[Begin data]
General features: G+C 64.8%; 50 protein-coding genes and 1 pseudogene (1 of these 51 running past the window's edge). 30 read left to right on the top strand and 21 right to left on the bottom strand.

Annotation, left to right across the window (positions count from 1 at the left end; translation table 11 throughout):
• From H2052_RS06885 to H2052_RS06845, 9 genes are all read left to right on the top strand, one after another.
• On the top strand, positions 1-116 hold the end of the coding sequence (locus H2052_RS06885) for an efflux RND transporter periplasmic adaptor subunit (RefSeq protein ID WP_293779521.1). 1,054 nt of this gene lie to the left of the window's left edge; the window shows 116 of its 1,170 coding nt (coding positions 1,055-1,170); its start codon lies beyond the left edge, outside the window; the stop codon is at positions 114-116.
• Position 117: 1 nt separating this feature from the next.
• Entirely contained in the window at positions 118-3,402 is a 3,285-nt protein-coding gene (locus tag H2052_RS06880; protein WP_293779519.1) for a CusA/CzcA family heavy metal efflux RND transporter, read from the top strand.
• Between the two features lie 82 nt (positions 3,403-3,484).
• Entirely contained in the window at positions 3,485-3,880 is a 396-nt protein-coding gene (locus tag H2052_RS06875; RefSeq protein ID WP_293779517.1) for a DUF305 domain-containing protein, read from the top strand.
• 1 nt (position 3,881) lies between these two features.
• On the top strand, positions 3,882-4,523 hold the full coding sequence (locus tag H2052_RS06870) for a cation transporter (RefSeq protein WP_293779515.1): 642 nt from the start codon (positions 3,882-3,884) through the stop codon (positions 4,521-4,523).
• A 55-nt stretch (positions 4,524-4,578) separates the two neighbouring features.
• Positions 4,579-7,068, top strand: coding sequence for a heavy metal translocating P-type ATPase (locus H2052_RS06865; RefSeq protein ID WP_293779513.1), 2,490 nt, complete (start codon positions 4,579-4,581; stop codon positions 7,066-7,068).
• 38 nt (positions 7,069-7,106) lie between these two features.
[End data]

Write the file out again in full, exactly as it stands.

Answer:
General features: G+C 64.8%; 50 protein-coding genes and 1 pseudogene (1 of these 51 running past the window's edge). 30 read left to right on the top strand and 21 right to left on the bottom strand.

Annotation, left to right across the window (positions count from 1 at the left end; translation table 11 throughout):
• From H2052_RS06885 to H2052_RS06845, 9 genes are all read left to right on the top strand, one after another.
• On the top strand, positions 1-116 hold the end of the coding sequence (locus H2052_RS06885) for an efflux RND transporter periplasmic adaptor subunit (RefSeq protein ID WP_293779521.1). 1,054 nt of this gene lie to the left of the window's left edge; the window shows 116 of its 1,170 coding nt (coding positions 1,055-1,170); its start codon lies beyond the left edge, outside the window; the stop codon is at positions 114-116.
• Position 117: 1 nt separating this feature from the next.
• Entirely contained in the window at positions 118-3,402 is a 3,285-nt protein-coding gene (locus tag H2052_RS06880; protein WP_293779519.1) for a CusA/CzcA family heavy metal efflux RND transporter, read from the top strand.
• Between the two features lie 82 nt (positions 3,403-3,484).
• Entirely contained in the window at positions 3,485-3,880 is a 396-nt protein-coding gene (locus tag H2052_RS06875; RefSeq protein ID WP_293779517.1) for a DUF305 domain-containing protein, read from the top strand.
• 1 nt (position 3,881) lies between these two features.
• On the top strand, positions 3,882-4,523 hold the full coding sequence (locus tag H2052_RS06870) for a cation transporter (RefSeq protein WP_293779515.1): 642 nt from the start codon (positions 3,882-3,884) through the stop codon (positions 4,521-4,523).
• A 55-nt stretch (positions 4,524-4,578) separates the two neighbouring features.
• Positions 4,579-7,068, top strand: coding sequence for a heavy metal translocating P-type ATPase (locus H2052_RS06865; RefSeq protein ID WP_293779513.1), 2,490 nt, complete (start codon positions 4,579-4,581; stop codon positions 7,066-7,068).
• 38 nt (positions 7,069-7,106) lie between these two features.